Kenya blames US, Israeli intelligence for no heads-up on Nairobi attack

President Uhuru Kenyatta is quoted as blaming the United States and Israel, in conversation with his confidants, for the failure of their undercover agencies to prevent the large-scale terrorist attack launched on the Westgate shopping mall in Nairobi on Sept. 21, DEBKA file reports.  He said he had counted on them for a heads-up to thwart an attack, instead of which both the Americans and Israelis were as much in the dark as his own security agencies.

After October 2011, when Kenyan forces entered Somalia to back the government’s war on the Al Shabaab insurgency, Israeli and American intelligence operatives were given broad license to operate in Kenya’s main cities and shield the country against Al Shabaab and Al Qaeda terrorist attacks.
Kenyatta was particularly bitter over the way US officials Wednesday, Sept. 25, poured public scorn on Kenyan police and military operations against the terrorists holding the mall. They said they were “mindful that Kenya… has become a precarious buffer zone between the US and Islamist militants.” The shopping mall siege was seen as “a direct threat” to America’s national security, said those US officials.

The Kenyan president takes the reverse view: He considers the US and Israel failed in their responsibility for setting up a buffer zone for protecting his own country’s national security.
In this regard, Al Shabaab Wednesday, Sept. 25, issued a “message to Westerners” to prepare for a “long war” unless foreign troops pulled out of Somalia.
US intelligence sources rebut Kenyatta’s charges. They say they undertook to train Kenyan forces up to a certain level, but then responsibility for warding off attacks devolved on the local authorities.
They had no answers for questions about another US intelligence failure to pick up word of yet another Al Qaeda attack on the way in Africa, just a year after US Ambassador Chris Stevens and four of his staff, all special US agents, were caught unready and murdered in the Libyan town of Benghazi.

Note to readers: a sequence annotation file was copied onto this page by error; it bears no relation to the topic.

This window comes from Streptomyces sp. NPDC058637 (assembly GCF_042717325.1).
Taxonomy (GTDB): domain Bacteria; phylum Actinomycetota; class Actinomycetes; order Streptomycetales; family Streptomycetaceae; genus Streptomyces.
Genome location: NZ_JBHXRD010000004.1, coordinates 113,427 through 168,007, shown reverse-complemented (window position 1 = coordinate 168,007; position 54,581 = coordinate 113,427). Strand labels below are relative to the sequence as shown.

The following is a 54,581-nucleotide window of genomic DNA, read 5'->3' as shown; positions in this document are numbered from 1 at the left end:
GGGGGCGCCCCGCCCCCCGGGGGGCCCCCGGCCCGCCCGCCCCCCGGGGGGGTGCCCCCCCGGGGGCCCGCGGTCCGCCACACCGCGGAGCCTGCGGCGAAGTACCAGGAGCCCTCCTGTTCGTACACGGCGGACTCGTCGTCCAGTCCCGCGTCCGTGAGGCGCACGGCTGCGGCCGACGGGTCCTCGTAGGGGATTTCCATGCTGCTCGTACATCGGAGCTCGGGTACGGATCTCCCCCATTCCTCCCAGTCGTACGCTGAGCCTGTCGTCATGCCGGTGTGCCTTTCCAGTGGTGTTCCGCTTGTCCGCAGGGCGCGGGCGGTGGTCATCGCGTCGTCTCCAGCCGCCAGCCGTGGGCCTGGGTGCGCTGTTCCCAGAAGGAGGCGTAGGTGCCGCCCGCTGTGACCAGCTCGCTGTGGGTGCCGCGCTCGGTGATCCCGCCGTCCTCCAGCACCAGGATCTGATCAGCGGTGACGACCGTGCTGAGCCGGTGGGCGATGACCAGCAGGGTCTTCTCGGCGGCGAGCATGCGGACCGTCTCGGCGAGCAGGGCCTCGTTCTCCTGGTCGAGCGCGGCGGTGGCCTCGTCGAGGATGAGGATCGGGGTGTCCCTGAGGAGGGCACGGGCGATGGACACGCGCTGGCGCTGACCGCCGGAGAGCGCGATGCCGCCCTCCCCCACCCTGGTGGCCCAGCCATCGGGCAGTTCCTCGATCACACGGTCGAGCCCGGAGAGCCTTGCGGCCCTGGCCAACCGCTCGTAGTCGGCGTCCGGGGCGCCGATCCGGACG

After that disaster and, more recently, the Algerian gas field hostage siege targeting Western staff of Jan. 16, 2013, the US has beefed up its military and intelligence presence in Africa and overhauled the US Africa Command-AFRICOM.

Israeli security officials have refused to comment on their involvement in Kenya before, during or after the shopping mall attack, preferring to focus on rapidly rebuilding a strong security envelope in Nairobi.

In private conversation, Israeli police and intelligence sources admit they fell down badly in Kenya, their failure all the more galling in view of Al Qaeda having targeted a center which houses many Israel-owned and managed businesses.  

Their most urgent task now is to find out how terrorist spies were able to conduct repeated surveillance excursions in the Westgate mall – and even smuggle in large stocks of ammunition for a long siege – undetected by Israeli security agents and without them sounding the alarm.

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